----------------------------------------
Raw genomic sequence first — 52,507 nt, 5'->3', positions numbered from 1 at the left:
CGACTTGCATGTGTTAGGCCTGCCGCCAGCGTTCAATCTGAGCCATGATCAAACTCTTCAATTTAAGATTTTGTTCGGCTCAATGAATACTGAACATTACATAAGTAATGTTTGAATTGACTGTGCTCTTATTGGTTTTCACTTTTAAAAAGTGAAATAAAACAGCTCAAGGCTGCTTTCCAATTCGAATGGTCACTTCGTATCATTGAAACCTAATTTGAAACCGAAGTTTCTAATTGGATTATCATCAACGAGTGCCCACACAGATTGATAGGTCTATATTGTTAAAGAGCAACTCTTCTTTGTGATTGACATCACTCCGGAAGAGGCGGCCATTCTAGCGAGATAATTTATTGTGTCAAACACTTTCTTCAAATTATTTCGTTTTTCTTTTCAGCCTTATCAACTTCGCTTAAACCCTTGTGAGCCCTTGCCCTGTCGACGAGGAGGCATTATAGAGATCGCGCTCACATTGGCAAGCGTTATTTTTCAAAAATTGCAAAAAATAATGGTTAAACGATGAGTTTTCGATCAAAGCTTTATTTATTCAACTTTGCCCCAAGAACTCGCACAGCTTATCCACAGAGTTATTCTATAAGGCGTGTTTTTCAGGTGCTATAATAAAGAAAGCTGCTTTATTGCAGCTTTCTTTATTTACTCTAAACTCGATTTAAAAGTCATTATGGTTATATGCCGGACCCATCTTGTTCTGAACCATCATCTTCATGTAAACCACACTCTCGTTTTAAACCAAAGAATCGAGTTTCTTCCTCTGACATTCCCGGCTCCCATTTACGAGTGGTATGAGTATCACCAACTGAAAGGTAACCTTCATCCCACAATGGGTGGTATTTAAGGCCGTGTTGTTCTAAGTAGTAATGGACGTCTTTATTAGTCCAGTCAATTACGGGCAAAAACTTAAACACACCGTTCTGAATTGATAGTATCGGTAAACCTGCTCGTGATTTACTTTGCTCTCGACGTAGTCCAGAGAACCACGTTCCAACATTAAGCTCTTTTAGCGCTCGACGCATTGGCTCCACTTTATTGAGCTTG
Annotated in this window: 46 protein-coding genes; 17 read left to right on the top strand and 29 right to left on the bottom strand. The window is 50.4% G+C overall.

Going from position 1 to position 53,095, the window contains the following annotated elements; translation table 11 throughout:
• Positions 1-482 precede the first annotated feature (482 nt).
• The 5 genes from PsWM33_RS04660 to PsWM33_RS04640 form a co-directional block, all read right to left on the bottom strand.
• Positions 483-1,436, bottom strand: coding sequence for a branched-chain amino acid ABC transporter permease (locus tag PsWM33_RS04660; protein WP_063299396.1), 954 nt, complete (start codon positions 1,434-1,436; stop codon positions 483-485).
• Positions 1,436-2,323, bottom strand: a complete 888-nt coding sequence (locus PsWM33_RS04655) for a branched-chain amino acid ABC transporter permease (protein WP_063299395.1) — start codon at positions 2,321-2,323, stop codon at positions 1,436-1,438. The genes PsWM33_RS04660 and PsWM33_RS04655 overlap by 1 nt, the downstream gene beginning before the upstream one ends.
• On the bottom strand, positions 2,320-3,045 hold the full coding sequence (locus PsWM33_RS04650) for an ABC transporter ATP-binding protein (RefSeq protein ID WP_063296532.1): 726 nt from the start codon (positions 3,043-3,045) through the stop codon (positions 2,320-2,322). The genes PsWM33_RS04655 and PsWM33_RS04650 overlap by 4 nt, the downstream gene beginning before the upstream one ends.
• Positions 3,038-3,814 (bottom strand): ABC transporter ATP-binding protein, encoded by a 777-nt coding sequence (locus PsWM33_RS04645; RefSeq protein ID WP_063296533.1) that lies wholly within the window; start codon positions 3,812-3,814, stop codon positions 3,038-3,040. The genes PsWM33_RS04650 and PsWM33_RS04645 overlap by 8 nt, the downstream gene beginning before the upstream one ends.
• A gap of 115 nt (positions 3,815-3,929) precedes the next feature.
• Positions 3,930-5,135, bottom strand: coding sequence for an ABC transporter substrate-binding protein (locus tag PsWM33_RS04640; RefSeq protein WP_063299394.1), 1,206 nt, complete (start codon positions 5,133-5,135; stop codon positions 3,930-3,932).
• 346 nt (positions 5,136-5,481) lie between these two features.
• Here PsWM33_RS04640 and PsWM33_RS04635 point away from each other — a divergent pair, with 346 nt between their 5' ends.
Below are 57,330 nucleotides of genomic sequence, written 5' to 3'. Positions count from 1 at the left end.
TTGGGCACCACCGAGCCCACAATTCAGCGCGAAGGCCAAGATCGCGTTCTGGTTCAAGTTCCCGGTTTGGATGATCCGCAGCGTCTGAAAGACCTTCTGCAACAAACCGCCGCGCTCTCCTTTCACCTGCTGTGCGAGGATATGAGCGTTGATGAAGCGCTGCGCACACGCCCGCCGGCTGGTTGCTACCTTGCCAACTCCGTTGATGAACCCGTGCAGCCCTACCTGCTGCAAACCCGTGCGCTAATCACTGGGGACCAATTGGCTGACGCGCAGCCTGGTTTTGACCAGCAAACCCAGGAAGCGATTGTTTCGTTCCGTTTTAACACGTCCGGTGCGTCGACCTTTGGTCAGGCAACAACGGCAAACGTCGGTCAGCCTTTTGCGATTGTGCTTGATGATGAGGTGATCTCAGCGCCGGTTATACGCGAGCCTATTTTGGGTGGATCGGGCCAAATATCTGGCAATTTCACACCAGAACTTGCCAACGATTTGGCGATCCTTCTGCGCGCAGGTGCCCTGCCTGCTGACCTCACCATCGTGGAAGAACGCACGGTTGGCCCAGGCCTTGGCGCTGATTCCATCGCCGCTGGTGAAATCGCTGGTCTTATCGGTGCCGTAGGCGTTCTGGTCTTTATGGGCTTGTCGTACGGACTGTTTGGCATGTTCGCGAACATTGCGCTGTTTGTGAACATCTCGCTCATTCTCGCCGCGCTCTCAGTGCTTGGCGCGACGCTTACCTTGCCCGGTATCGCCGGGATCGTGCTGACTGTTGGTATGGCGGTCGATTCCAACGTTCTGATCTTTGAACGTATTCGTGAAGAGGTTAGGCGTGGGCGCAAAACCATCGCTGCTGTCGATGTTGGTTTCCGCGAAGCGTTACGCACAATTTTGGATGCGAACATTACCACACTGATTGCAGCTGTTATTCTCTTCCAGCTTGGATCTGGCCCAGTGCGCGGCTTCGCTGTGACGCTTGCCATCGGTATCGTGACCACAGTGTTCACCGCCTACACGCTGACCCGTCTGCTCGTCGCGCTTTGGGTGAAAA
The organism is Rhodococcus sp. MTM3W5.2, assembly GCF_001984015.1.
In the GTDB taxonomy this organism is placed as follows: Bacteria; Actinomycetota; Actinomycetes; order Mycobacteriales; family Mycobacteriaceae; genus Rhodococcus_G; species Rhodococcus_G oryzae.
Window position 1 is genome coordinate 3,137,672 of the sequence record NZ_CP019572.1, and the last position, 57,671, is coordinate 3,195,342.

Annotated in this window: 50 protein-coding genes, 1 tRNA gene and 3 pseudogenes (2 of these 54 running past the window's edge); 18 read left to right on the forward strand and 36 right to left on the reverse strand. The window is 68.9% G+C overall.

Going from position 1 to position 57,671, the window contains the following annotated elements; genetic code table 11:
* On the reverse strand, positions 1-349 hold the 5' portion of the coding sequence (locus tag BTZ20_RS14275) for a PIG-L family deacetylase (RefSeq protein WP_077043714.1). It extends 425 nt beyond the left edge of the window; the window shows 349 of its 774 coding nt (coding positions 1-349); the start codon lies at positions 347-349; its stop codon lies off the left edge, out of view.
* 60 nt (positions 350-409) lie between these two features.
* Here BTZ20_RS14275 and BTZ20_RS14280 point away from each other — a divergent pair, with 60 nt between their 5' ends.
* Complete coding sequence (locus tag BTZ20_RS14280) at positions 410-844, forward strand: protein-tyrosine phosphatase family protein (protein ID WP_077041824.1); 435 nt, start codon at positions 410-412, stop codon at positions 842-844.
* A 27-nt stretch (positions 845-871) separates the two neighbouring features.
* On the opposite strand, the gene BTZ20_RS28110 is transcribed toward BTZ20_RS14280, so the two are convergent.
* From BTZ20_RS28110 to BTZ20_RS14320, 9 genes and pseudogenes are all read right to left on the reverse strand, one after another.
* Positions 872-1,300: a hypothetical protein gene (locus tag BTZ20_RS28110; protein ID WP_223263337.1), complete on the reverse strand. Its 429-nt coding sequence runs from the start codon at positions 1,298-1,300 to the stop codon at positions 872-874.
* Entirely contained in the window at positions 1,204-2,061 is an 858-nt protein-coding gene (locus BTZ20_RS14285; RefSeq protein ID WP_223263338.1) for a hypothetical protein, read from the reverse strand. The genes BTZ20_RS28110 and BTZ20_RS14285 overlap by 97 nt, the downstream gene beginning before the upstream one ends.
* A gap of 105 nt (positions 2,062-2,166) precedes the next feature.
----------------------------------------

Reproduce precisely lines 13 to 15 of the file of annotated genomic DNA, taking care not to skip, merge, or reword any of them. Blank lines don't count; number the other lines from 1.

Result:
• 346 nt (positions 5,136-5,481) lie between these two features.
• Here PsWM33_RS04640 and PsWM33_RS04635 point away from each other — a divergent pair, with 346 nt between their 5' ends.
Below are 57,330 nucleotides of genomic sequence, written 5' to 3'. Positions count from 1 at the left end.